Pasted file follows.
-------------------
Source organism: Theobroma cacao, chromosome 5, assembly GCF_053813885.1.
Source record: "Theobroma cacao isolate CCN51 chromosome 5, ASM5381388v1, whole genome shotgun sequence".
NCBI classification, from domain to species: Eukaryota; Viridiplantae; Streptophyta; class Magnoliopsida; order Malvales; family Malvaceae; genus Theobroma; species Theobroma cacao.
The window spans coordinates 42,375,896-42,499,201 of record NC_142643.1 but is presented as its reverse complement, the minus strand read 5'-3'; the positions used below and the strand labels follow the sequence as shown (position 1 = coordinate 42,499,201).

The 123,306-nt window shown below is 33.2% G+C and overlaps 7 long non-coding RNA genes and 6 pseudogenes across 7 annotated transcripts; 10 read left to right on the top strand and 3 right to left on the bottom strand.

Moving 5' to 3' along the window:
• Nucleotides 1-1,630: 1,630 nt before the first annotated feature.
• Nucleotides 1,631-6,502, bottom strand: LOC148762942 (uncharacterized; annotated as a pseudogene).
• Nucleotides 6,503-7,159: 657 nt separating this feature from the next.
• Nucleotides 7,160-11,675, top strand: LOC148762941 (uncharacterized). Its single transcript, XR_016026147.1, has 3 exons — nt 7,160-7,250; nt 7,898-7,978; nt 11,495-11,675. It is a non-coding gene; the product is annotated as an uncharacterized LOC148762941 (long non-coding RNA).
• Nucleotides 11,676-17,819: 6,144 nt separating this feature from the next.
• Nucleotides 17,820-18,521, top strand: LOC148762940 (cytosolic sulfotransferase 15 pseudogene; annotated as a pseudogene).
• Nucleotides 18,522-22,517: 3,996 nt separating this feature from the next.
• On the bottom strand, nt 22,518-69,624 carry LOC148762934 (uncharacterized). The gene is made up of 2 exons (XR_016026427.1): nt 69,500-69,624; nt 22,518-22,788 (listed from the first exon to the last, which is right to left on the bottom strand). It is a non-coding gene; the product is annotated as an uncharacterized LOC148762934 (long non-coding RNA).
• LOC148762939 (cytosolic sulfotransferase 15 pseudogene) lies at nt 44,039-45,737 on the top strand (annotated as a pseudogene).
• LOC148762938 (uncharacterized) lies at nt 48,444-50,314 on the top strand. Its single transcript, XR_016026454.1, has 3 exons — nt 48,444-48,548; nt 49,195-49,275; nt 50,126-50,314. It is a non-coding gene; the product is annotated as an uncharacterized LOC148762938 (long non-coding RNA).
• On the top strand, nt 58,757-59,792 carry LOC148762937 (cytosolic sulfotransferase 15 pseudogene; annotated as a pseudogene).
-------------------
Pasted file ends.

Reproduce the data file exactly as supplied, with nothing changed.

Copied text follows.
Source organism: Theobroma cacao, chromosome 5, assembly GCF_053813885.1.
Source record: "Theobroma cacao isolate CCN51 chromosome 5, ASM5381388v1, whole genome shotgun sequence".
NCBI classification, from domain to species: Eukaryota; Viridiplantae; Streptophyta; class Magnoliopsida; order Malvales; family Malvaceae; genus Theobroma; species Theobroma cacao.
The window spans coordinates 42,375,896-42,499,201 of record NC_142643.1 but is presented as its reverse complement, the minus strand read 5'-3'; the positions used below and the strand labels follow the sequence as shown (position 1 = coordinate 42,499,201).

The 123,306-nt window shown below is 33.2% G+C and overlaps 7 long non-coding RNA genes and 6 pseudogenes across 7 annotated transcripts; 10 read left to right on the top strand and 3 right to left on the bottom strand.

Moving 5' to 3' along the window:
• Nucleotides 1-1,630: 1,630 nt before the first annotated feature.
• Nucleotides 1,631-6,502, bottom strand: LOC148762942 (uncharacterized; annotated as a pseudogene).
• Nucleotides 6,503-7,159: 657 nt separating this feature from the next.
• Nucleotides 7,160-11,675, top strand: LOC148762941 (uncharacterized). Its single transcript, XR_016026147.1, has 3 exons — nt 7,160-7,250; nt 7,898-7,978; nt 11,495-11,675. It is a non-coding gene; the product is annotated as an uncharacterized LOC148762941 (long non-coding RNA).
• Nucleotides 11,676-17,819: 6,144 nt separating this feature from the next.
• Nucleotides 17,820-18,521, top strand: LOC148762940 (cytosolic sulfotransferase 15 pseudogene; annotated as a pseudogene).
• Nucleotides 18,522-22,517: 3,996 nt separating this feature from the next.
• On the bottom strand, nt 22,518-69,624 carry LOC148762934 (uncharacterized). The gene is made up of 2 exons (XR_016026427.1): nt 69,500-69,624; nt 22,518-22,788 (listed from the first exon to the last, which is right to left on the bottom strand). It is a non-coding gene; the product is annotated as an uncharacterized LOC148762934 (long non-coding RNA).
• LOC148762939 (cytosolic sulfotransferase 15 pseudogene) lies at nt 44,039-45,737 on the top strand (annotated as a pseudogene).
• LOC148762938 (uncharacterized) lies at nt 48,444-50,314 on the top strand. Its single transcript, XR_016026454.1, has 3 exons — nt 48,444-48,548; nt 49,195-49,275; nt 50,126-50,314. It is a non-coding gene; the product is annotated as an uncharacterized LOC148762938 (long non-coding RNA).
• On the top strand, nt 58,757-59,792 carry LOC148762937 (cytosolic sulfotransferase 15 pseudogene; annotated as a pseudogene).